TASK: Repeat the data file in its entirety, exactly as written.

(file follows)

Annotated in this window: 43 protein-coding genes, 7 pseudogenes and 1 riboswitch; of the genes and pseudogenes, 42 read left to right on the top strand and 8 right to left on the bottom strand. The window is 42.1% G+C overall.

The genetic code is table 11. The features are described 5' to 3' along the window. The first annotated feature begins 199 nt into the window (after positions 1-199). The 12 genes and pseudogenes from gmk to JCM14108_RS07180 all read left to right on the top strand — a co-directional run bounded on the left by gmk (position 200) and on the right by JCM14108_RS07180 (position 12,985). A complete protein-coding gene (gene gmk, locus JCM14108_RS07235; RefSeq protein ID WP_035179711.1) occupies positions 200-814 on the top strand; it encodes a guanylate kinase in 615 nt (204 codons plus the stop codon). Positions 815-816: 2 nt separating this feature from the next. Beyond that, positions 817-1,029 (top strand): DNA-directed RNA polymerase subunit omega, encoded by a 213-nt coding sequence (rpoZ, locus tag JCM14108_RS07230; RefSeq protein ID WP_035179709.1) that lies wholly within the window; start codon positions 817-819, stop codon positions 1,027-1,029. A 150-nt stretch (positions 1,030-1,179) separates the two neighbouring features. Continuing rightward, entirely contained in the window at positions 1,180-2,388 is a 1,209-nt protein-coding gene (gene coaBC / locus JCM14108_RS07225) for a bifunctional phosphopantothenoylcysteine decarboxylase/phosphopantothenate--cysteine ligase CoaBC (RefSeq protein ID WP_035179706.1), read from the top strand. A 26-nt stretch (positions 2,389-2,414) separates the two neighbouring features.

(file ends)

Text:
Annotated in this window: 43 protein-coding genes, 7 pseudogenes and 1 riboswitch; of the genes and pseudogenes, 42 read left to right on the top strand and 8 right to left on the bottom strand. The window is 42.1% G+C overall.

The genetic code is table 11. The features are described 5' to 3' along the window. The first annotated feature begins 199 nt into the window (after positions 1-199). The 12 genes and pseudogenes from gmk to JCM14108_RS07180 all read left to right on the top strand — a co-directional run bounded on the left by gmk (position 200) and on the right by JCM14108_RS07180 (position 12,985). A complete protein-coding gene (gene gmk, locus JCM14108_RS07235; RefSeq protein ID WP_035179711.1) occupies positions 200-814 on the top strand; it encodes a guanylate kinase in 615 nt (204 codons plus the stop codon). Positions 815-816: 2 nt separating this feature from the next. Beyond that, positions 817-1,029 (top strand): DNA-directed RNA polymerase subunit omega, encoded by a 213-nt coding sequence (rpoZ, locus tag JCM14108_RS07230; RefSeq protein ID WP_035179709.1) that lies wholly within the window; start codon positions 817-819, stop codon positions 1,027-1,029. A 150-nt stretch (positions 1,030-1,179) separates the two neighbouring features. Continuing rightward, entirely contained in the window at positions 1,180-2,388 is a 1,209-nt protein-coding gene (gene coaBC / locus JCM14108_RS07225) for a bifunctional phosphopantothenoylcysteine decarboxylase/phosphopantothenate--cysteine ligase CoaBC (RefSeq protein ID WP_035179706.1), read from the top strand. A 26-nt stretch (positions 2,389-2,414) separates the two neighbouring features.